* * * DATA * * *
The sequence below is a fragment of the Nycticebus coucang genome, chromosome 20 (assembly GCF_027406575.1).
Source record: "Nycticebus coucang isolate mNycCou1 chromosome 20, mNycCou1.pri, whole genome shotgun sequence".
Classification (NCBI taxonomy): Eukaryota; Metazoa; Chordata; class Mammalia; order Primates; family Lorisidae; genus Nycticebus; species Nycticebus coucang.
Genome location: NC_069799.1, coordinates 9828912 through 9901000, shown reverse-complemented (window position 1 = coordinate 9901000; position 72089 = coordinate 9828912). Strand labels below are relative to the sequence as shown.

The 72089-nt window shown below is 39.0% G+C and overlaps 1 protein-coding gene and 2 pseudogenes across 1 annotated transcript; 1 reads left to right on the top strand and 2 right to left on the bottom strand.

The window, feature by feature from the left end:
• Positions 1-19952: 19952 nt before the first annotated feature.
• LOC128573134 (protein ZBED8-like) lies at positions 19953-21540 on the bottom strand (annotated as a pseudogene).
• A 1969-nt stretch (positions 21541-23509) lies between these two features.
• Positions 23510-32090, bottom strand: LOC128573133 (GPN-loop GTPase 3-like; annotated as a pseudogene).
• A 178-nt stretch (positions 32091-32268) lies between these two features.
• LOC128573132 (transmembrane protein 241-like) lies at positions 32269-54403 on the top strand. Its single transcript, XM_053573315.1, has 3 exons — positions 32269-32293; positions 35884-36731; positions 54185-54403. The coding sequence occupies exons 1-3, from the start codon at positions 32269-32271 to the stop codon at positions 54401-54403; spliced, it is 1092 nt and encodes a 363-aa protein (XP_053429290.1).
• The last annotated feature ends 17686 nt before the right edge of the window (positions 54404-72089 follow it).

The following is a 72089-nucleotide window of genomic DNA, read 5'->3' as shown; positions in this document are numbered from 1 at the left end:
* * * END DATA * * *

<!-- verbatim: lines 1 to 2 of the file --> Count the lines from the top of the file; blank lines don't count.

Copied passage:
The sequence below is a fragment of the Nycticebus coucang genome, chromosome 20 (assembly GCF_027406575.1).
Source record: "Nycticebus coucang isolate mNycCou1 chromosome 20, mNycCou1.pri, whole genome shotgun sequence".